Rock The Bells
Wu-Tang Clan, Nas, Pharoahe Monch, Immortal Technique, Talib Kweli, Jedi Mind Tricks
Chicago, IL • August 26th
“He whipped a Heineken bottle at me!”
“One of ’em!”
“I don’t know? I think it was the RZA or Method Man!” He took a swig of his Hennessey and then sprayed all of us in the pit with it. My camera and my shirt smells like Henessey!”
The Wu set was a blast and I half-chuckled at the fact that a member of the Wu Clan almost smacked my wife in the head with a beer bottle while she snapped pictures. But that’s how the Chicago stop of the 2007 Rock the Bells festival ended, with Wu-Tang Clan bringing the necessary raucous–promoting their upcoming 8 Diagrams album–and scurrying around stage while backdropped by a curtain displaying the Chinese-style house of Wu and a banner with the words “RIP O.D.B.” slung over the elevated stage where the DJ worked the decks. Adding even more drama to a show that felt like one-half reunion tour and one-half questionable relevancy, a fan began taunting the Clan, yelling “Death to the Wu!” and “Where the fuck is O.D.B!” Now, whether or not what followed was spontaneous or scripted–probably the latter only because the very next song was “Bring Da Ruckus”–RZA and company stopped the show, shouted back and then catapulted into the crowd and proceeded to pummel the flippant fan, who after being saved by security, was then calmly escorted to the side stage.
The Festival was certainly memorable but I do have a couple beefs that are related to the slogan that was boldly printed on the festival banner. I disagreed every time I read “A World-Class Hip Hop Festival” as I walked the grounds. This Chicago tour stop was a slimmed down version of the San Bernadino, CA and New York stops, both of which featured bills filled with the likes of Rage Against the Machine, Public Enemy and also boasted a merging with Guerilla Union’s other sponsored summer hip hop tour, the Paid Dues festival, which featured Sage Francis, MURS, Brother Ali and EL-P. The Coastal tour stops also included stages with DJs who spun records and b-boys who breakdanced under various tents. Chicago was only sparsely treated to two of the four hip hop elements–Emceeing, and some DJ work. At several points during the show Chicago was given props for being a current hip hop hotbed, birthing the likes of hip hop’s biggest and most progressive acts–Common, Kayne West and Rhymefest. However, aside from utilizing an instrumental version of Common’s single “The People,” over which tour host Supernatural freestyled as he collected a bra, chewing gum, a shoe, sunglasses and a Pop Tart from the front rows, all used as fonder for slick punch lines fixed onto the end of witty, spontaneous rhymes. Other than that the festival lacked local flavor or relevance as Chicago’s hip hop talent was slighted when it should have been given a larger spotlight.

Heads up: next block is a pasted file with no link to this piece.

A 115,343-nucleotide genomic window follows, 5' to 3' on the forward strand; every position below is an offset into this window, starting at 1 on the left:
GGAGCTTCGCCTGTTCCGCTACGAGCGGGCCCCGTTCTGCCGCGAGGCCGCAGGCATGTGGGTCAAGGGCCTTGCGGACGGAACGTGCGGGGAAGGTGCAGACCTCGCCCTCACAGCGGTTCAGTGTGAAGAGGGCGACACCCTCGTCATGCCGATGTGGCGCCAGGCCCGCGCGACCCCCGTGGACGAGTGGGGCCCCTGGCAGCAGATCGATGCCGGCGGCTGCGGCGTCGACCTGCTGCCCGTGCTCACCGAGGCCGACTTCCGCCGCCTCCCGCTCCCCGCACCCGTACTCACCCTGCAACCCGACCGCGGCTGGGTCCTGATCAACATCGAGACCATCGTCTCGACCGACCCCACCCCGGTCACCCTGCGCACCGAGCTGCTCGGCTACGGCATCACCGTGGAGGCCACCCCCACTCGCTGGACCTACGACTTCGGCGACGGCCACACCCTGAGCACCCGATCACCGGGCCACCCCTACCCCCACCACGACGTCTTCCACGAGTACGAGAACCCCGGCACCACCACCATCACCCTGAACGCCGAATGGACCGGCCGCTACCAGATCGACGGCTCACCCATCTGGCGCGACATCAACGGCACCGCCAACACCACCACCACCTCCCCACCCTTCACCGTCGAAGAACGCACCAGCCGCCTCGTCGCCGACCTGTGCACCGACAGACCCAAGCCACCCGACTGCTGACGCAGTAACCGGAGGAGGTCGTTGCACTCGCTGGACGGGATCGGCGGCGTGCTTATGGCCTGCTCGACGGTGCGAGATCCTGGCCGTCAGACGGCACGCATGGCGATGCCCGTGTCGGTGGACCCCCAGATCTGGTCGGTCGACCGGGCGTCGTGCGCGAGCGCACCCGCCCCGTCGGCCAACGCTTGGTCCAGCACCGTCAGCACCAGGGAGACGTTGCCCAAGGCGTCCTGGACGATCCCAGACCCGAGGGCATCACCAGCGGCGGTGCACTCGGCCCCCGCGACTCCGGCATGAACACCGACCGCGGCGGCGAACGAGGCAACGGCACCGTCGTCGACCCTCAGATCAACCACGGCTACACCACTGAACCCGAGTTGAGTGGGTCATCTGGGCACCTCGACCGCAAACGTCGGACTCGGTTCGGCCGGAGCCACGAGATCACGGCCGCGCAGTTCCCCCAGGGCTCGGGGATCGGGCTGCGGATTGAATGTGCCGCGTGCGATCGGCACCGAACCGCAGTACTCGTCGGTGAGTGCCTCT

The other downer was the poor scheduling of rapper Talib Kweli at 3:00pm, who unfortunately performed to a meager crowd as fans were still arriving. Armed with a mic and backing tracks only, Kweli cruised through tracks from his latest album Ear Drum–his best yet and a possible mainstream breakthrough– “Get ‘Em High” from Kanye West’s debut College Dropout and a couple others from his previous albums. Sadly, though, the performance was more of an afterthought than a proper showing of his skills, which could’ve been better showcased with a later slot and a full band.
Nas’s set was the festival’s true moment of soulful transcendence as he opened up with the title track from his latest album “Hip Hop Is Dead”- anchored by the guitar riff from Iron Butterfly’s “Innagoddadivida”- an album title that has successfully stirred the hornets nest via a slick dose of reverse psychology on hip hop’s faithful. Nas shimmered in a white hot spotlight during “One Mic”, providing a rare contemplative hush that stood out in a festival packed tight with raging anti-war anthems and rang with the din of aggression.
Backed by a full band, New York-rapper Pharohe Monache unloaded his banging hybrid of rock, soul and hip hop, while Philadelphia grit-hop trio Jedi Mind Tricks and New York’s Immortal Technique both came locked and loaded with napalm drenched rhymes aimed at the masses.
New York-based and Peruvian-born Immortal Technique cemented his rebellious m.o. and controversial image by donning a Michael Vick jersey as he deftly mixed fiery rants with vicious rhymes and rapped the whole gamut of controversy–politics, race, relationships, drugs and rape. He got a deafening roar from fans when he volcanically explained that he didn’t bring any merchandise with him because he didn’t want to have to give 30 percent to the greedy Charter One venue who was asking for that cut of all goods he sold. His passion is undeniable and even though I didn’t agree with everything coming out of his mouth I was still moved by his vivid lyrics and dynamite delivery. Beyond the beats and lyrical flow, I was impressed when he gave away t-shirts and stayed around until every last fan was satisfied with an autograph.
A palpable sense of mourning and loss hung heavy as almost every artist paid homage to the late producer Jay Dilla and the Wu-Tang’s O.D.B. via a shout out or by performing a song written or produced by the two influential hip hop icons.
Yes, Chicago’s lakefront did rumble to the beat of The Rock the Bells tour, but the festival limped into a half-filled pavilion, failing to capitalize on a golden opportunity to pour gasoline on a city already smoldering and growing as a mighty Midwest force in hip hop.